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Cardinals attend the Pro Eligendo Romano Pontifice Mass at St Peter's Basilica before they enter the 2013 conclave that elected Cardinal Jorge Mario Bergoglio as Pope FrancisPhoto by Franco Origlia / Getty Images

July 13, 2020 (LifeSiteNews) – In an interview graciously granted to LifeSiteNews, Rome Correspondent and author Edward Pentin explains the history of his new book The Next Pope: The Leading Cardinal Candidates (published by Sophia Press) which presents the profiles of 19 potential candidates for the next conclave. 

The reason for this book is to inform the members of the conclave of the biographies and positions of the most probable candidates, but also to inform the Catholic world about them.

Discussing particular candidates, Pentin states that he does not believe someone like Cardinal Christoph Schönborn would be elected, and points on the more conservative side to Cardinals Robert Sarah, Peter Erdo, Malcolm Ranjith, and Raymond Burke. About Burke, Pentin adds: “Although many think Cardinal Burke is highly unlikely to be elected, I think there is such unease with this pontificate among a large number of cardinals that it could lead to some surprises on the more orthodox side.”


For the progressive side, Pentin would see in Cardinals Pietro Parolin, Luis Antonio Tagle, and Matteo Zuppi the most likely candidates.

With regards to the duties of a future Pope, Edward Pentin believes that “countless new challenges will certainly affect the next Pope considerably, and a frank assessment of Vatican II could be one of them, certainly if a more orthodox leaning pope were elected.”

He concludes with the words that “it’s important to pray for the right candidate at a conclave and which is why I hope this book will give readers the conviction to petition the Lord for the one most suitable to lead the Church in our tumultuous times.”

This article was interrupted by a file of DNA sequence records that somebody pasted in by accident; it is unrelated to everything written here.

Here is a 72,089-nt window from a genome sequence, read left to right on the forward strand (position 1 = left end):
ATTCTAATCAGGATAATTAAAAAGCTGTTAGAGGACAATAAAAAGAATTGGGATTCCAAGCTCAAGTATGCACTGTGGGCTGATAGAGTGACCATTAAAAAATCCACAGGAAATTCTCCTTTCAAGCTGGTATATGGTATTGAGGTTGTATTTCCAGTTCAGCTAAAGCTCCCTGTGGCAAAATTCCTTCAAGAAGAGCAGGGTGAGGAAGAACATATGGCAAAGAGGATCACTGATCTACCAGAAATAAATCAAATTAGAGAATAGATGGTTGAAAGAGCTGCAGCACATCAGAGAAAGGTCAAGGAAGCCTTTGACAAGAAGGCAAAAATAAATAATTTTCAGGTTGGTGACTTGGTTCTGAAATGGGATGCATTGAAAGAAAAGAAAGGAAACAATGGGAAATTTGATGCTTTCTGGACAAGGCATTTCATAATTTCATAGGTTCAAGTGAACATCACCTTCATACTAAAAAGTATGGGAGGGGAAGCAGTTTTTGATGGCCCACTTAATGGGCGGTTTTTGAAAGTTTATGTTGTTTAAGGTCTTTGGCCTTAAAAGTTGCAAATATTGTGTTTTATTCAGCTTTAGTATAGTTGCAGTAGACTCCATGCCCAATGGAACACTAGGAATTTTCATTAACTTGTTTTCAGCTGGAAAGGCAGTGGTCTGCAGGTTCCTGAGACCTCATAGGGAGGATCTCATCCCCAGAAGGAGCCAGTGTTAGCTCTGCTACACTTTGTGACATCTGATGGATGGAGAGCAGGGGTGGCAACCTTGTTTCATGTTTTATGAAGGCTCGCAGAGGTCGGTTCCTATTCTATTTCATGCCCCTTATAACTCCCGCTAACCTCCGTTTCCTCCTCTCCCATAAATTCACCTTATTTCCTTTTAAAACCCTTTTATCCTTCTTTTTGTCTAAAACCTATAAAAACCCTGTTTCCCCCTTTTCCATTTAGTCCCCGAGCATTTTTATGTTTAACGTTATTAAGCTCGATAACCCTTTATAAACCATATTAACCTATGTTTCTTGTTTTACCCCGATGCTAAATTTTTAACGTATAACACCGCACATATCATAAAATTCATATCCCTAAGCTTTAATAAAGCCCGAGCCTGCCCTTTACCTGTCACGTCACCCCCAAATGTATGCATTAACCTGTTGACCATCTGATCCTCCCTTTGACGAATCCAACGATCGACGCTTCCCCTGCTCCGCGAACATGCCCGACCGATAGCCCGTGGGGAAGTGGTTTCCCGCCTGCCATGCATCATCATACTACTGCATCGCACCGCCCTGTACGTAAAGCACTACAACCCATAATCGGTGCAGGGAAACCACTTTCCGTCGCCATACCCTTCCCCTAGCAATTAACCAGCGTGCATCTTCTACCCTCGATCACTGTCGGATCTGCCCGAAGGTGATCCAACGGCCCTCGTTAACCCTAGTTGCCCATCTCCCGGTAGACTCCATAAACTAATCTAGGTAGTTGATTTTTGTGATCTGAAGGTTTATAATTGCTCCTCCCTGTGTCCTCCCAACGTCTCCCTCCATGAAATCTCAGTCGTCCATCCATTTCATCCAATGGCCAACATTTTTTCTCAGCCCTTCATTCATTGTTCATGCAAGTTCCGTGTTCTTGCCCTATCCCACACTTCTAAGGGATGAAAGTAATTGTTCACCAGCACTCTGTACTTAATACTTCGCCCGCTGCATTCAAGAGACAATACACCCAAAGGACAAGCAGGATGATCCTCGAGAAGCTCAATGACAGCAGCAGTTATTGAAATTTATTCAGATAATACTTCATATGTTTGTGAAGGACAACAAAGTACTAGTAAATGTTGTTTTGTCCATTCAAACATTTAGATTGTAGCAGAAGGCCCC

Father Gerald Murray of EWTN’s “Papal Posse” commented on this new book, remembering his presence in Rome during the 2013 conclave: “How I wish I had a book like this back then! Edward Pentin provides us with thoroughly researched background reports on 19 cardinals who will likely be in serious consideration at the next conclave. Accurate information about the pastoral and doctrinal approaches of these cardinals, set forth here with carefully footnoted references, will assist their fellow cardinals, and all interested observers, in making well informed judgments about these men, one of whom could become the next Pope.”

Please see here the full interview with Edward Pentin:

LifeSite: How did this come book come about? Why do you think such a book would be helpful?

The book derives from the fact that at a conclave, it’s usually not just the public who have little or no knowledge of a prospective pope. Perhaps, surprisingly, neither do the cardinals who are voting for him. At the last conclave in 2013, one cardinal memorably said he found the process confusing and others complained about a dearth of information on who they were voting for. Often they had to rely on others’ recommendations which were not always reliable. This problem has been made more acute since Pope Francis ceased holding pre-consistory meetings of the Sacred College of Cardinals in 2016. The event was traditionally a good opportunity for cardinals to meet and get to know one another. This book is therefore primarily aimed at equipping cardinals so they know who to vote for – or not vote for — as the case may be. But it’s also meant as a resource for the faithful, to give them a detailed knowledge of some of the cardinals most likely to be elected Pope and therefore also to know who to pray for.

How did you come to pick these 19 cardinals and not others?

We chose them because we feel they have the greatest chance of being elected Pope given their backgrounds, reputations for leadership, sanctity, governance, teaching, and general favorability rankings in the Church. Of course as the old Roman saying goes, “Chi entra papa in conclave, ne esce cardinale” (whoever enters a conclave a pope, leaves it as a cardinal), so it’s naturally possible the next pope will be none of these — perhaps even the 20th, the one we did not include! But even if he is not chosen from these 19, we hope the book will have helped the cardinals in their discernment process.  

Could you tell us more about the team of scholars that assisted you with this book?

We assigned fourteen scholars in total to each of the 19 cardinals, finding those who were of the same nationality of the relevant cardinal or knew the language of the candidate. Six of them were Americans. We also had a team of professional editors and proof readers. I should say that most of the cardinals had been researched by the time I came on board and I helped fill in some gaps. For this reason, this is really a collaborative effort even though my name appears on the front, and my gratitude goes to the backers, researchers and editors who did much of the heavy lifting to make this book possible.  

What are for you the most important characteristics for a good pope?